The Economist and The Atlantic: Looks at Global Wealth and Philanthropy
Two REQUIRED READINGS from the last two weeks.
First, The Atlantic cover story: The Rise of the New Ruling Class – How the Global Elite is Leaving You Behind. This story describes the global entrepreneur and how – on the one hand we are losing the middle class in the states – the ‘upper class’ is thriving in this global playground. The real trend-spotting looks at the global implications for business and philanthropy. The takeaways for me:
- The top 5% is amassing even more wealth… much, if not most of this, still resides in the states.
- Persisting talks of economic hardship would be in reference to speculative losses like housing bubble and the disappearing middle class in the states. In terms of total wealth and global wealth things are fine or even ‘dandy’.
- In due course, philanthropy is following suit with the increases in wealth and disparity. This widening gap reminds me of osmosis – the scientific principle that describes the movement of water molecules from an area of low solute concentration to one of high concentration. As wealth becomes more concentrated (not a new trend) and even greater in measure, we will see greater levels of philanthropic osmosis.
The second ‘grab your attention’ cover was from last week’s Economist. If you’ve committed your life to the social sector, or your work intersects with philanthropy or global change, then take the time to read this. Some takeaway implications for me:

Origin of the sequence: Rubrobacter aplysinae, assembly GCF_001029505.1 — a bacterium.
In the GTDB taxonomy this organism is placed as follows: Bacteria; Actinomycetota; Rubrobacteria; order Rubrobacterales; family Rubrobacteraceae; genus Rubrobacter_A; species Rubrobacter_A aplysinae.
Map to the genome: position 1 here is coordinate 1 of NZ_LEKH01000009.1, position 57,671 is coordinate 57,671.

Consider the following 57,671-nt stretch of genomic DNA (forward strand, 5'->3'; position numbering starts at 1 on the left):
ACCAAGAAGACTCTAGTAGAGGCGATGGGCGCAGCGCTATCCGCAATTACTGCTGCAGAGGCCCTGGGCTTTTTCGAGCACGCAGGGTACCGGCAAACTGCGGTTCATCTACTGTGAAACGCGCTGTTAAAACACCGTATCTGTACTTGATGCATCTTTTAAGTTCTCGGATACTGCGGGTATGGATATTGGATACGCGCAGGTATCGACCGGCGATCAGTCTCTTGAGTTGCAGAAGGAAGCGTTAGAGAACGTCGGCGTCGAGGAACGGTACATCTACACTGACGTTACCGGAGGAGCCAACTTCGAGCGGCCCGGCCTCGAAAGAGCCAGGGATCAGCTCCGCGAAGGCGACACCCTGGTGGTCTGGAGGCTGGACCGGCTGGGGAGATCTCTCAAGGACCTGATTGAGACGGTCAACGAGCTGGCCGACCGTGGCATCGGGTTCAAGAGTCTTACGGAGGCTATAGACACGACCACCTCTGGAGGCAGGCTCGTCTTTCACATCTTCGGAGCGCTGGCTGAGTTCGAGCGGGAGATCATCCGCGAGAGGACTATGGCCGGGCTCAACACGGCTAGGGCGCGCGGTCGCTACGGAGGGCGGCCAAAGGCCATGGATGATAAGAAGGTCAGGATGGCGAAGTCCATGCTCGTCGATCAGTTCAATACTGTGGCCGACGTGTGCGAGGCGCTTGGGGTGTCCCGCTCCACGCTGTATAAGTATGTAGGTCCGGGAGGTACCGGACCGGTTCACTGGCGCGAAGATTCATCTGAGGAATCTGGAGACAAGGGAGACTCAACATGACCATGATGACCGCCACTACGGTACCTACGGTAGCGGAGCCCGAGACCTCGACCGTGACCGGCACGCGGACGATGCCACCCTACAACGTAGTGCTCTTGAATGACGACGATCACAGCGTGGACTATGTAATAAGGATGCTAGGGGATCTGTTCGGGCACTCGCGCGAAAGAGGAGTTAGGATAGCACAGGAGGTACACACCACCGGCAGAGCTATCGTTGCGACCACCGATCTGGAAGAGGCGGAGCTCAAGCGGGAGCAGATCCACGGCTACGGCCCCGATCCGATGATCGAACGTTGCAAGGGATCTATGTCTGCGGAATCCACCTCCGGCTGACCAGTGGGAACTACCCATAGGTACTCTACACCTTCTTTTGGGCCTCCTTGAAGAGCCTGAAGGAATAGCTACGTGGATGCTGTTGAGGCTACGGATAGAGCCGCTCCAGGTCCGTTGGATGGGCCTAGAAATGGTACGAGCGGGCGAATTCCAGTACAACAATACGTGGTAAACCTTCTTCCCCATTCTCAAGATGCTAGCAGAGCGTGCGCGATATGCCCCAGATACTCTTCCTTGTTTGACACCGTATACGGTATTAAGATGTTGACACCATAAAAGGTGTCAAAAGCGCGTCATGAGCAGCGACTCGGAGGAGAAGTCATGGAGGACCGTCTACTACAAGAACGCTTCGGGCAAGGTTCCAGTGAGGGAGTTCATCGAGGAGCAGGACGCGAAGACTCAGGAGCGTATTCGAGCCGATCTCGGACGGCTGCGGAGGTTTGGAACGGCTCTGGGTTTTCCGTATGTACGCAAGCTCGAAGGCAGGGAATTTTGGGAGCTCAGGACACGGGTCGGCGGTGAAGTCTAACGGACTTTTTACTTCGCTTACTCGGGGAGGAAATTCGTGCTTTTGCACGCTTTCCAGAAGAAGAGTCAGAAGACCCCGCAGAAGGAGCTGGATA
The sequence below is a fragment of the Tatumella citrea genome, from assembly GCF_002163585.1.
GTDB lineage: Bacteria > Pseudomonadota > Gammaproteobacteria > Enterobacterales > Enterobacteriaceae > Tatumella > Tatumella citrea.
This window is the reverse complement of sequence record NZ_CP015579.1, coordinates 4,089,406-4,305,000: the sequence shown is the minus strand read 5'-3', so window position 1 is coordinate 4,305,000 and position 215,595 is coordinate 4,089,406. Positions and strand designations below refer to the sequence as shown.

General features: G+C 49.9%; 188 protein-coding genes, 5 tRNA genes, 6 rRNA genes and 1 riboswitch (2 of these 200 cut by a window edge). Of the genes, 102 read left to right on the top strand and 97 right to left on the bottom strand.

- In the information age the brains make the money. The reason EVERY business book/article/conversation is about TALENT is because today’s business landscape is defined by thinking. Even if you don’t think this affects you as a leader it does and it will. You should be vigilant to find, and get the best minds on your team because they’re not going to be sitting around responding to job postings.
- Enterepreneurs… and more entrepreneurs. Both articles highlight the driving engine of entrepreneurship and entrepreneurial thinkers… and the implications on giving. Entrepreneurs think about ROI. “The way they measure their success [philanthropically] is by the return they earn on their charitable investment, measured in lives saved or improved.
Note: The other day I heard from an ED who had just secured a big gift. The ED said, “I got a taste of what it must be like to fundraise in the good times.” Arggh! We ARE in the good times. I intended for this post to be a jolt to those that think we’re still in a recession. We’re sooooo not in a recession. Or, at least the people that have the true capacity (financially) to help you change, save and impact lives are not in a recession. Stop using that as an excuse.